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The Language of Flowers

References to flowers and their fragrances have enriched English Literature for centuries with Shakespeare as possibly the most famous playwright to adopt this device. Ophelia in Shakespeare’s Hamlet, Act 4 Scene V ‘’There’s rosemary, that’s for remembrance; pray, love, remember: and there is pansies. that’s for thoughts. There’s fennel for you, and columbines: there’s rue for you; and here’s some for me: we may call it herb-grace o’ Sundays: O you must wear your rue with a difference. There’s a daisy: I would give you some violets, but they withered all when my father died: they say he made a good end,–‘’

In this moving scene, Ophelia has gone mad. And Shakespeare gives her a speech heavily enriched with the images of flowers; in fact, she was speaking the language of flowers, or floriography. In the Victorian era, flowers and plants were used to send coded messages, often to express forbidden or socially unacceptable feelings providing an elegant, eloquent method of communication. Floriography had originated in Persia and was brought to Europe in the 17th century. Shakespeare’s audience would have known exactly what Ophelia was talking about. Today the hidden meaning of many flowers has been lost although even the most unromantic of men will be clear that red roses are a symbol of love or at the very least know that they are an appropriate gift for Valentine’s Day!

Below is a translation of the flowers’ meaning that Shakespeare so expertly employed to express Ophelia’s feelings. Rosemary means remembrance; Ophelia must have been remembering her father as well as Hamlet. Pansies are for thoughts, as Ophelia says; specifically “you are in my thoughts.” Fennel is strength, seen as strength in the sense of hardness. Columbine is folly. Rue means regret, of course, and is also a variant of the name Gertrude, Hamlet’s mother. Violets are for modesty, virtue, and affection. Some useful meanings:

Iris - Faith; hope; wisdom and valor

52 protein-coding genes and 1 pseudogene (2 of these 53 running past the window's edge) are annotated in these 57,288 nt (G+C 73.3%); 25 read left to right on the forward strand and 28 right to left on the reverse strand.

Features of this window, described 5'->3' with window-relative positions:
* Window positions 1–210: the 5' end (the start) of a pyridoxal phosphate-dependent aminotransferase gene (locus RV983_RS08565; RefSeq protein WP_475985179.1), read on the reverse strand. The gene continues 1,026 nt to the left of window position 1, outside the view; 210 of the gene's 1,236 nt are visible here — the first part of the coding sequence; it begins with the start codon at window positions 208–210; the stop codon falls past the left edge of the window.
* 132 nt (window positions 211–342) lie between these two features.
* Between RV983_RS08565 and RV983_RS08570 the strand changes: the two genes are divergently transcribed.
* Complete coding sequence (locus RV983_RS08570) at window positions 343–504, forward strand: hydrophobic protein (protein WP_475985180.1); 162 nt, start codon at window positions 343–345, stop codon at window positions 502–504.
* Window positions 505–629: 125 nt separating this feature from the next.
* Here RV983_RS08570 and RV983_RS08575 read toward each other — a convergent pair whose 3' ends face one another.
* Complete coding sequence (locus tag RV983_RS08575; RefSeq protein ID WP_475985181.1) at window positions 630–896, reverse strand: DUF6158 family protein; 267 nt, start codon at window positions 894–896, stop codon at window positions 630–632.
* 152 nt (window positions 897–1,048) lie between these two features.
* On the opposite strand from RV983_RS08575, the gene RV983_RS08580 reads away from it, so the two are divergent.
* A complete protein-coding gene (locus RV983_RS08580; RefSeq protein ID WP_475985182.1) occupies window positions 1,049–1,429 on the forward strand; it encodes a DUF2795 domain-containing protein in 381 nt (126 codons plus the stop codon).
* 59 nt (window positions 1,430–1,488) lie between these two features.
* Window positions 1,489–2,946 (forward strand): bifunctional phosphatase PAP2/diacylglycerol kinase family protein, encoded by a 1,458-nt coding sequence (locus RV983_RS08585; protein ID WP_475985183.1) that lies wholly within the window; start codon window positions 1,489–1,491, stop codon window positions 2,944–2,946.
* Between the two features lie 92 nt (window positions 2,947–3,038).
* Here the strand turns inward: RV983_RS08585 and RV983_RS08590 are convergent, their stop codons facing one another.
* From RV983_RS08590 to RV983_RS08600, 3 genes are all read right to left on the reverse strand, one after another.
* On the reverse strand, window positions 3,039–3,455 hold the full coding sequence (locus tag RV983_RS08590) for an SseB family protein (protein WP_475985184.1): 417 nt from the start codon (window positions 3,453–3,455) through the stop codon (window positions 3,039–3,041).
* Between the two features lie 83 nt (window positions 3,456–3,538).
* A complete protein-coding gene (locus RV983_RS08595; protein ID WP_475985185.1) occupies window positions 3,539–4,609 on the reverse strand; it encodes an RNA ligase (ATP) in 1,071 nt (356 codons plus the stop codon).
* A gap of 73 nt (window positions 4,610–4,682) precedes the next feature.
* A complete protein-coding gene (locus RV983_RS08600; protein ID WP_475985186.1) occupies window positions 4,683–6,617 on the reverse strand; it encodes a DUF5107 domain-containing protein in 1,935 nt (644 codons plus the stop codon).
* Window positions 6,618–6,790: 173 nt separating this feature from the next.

Daffodil - Regard, Unrequited Love, Sunshine, Respect
Ivy - Fidelity and friendship
Calla lily – Magnificent Beauty
Oak leaves – Bravery
Olive branch – Peace
Parsley - Useful Knowledge
Poppy - Eternal Sleep, Oblivion, Imagination
White Rose – Innocence, Purity, Humility, I am Worthy of You, Secrecy, Silence
Cattail- Peace, Prosperity
Red Rose – Love, I love you, Respect, Beauty
Rose bud Love; I love you; Desire; Passion; Courage; Respect; True Love; Romantic Love; Congratulations; Job Well Done
Rhododendron- Danger, Beware, I am Dangerous
Freesia - Sweetness, Friendship and Trust
Sweet Pea Delicate pleasures; Goodbye; Blissful pleasure; Departure; Thank you for a lovely time
Mimosa, Bloom Concealed love; Sensitivity
Peony Bashfulness; Happy marriage; Prosperity;
Gardenia Purity; Sweet love; You are lovely; Secret love; Refinement
Bluebell Humility; Everlasting love;

It seems an extra special meaning can exist in the choice of a fragranced gift if the scent selected not only carries a pleasing aroma but also can convey a deeper meaning to the lucky recipient…perhaps there is more to the saying ‘’Say it with Flowers’ than we realise!

We hope that each scent in every gift range at Heathcote & Ivory carries that extra special feel good factor to delight the person who gives as well as the lucky person who receives. We like to think of it this way, ’’I like the gifts I get but I love the gifts I give.’’

Happy Shopping from us all at Heathcote & Ivory x